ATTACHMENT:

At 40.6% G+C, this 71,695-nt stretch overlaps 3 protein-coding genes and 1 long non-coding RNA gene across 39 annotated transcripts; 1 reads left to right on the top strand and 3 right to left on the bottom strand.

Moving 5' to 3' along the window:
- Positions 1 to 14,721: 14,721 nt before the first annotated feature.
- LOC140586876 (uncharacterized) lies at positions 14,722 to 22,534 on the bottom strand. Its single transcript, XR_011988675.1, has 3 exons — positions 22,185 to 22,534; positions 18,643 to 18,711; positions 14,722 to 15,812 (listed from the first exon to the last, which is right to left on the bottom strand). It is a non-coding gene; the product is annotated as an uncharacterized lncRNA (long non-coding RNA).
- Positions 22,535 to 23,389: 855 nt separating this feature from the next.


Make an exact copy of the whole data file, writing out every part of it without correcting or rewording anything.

At 40.6% G+C, this 71,695-nt stretch overlaps 3 protein-coding genes and 1 long non-coding RNA gene across 39 annotated transcripts; 1 reads left to right on the top strand and 3 right to left on the bottom strand.

Moving 5' to 3' along the window:
- Positions 1 to 14,721: 14,721 nt before the first annotated feature.
- LOC140586876 (uncharacterized) lies at positions 14,722 to 22,534 on the bottom strand. Its single transcript, XR_011988675.1, has 3 exons — positions 22,185 to 22,534; positions 18,643 to 18,711; positions 14,722 to 15,812 (listed from the first exon to the last, which is right to left on the bottom strand). It is a non-coding gene; the product is annotated as an uncharacterized lncRNA (long non-coding RNA).
- Positions 22,535 to 23,389: 855 nt separating this feature from the next.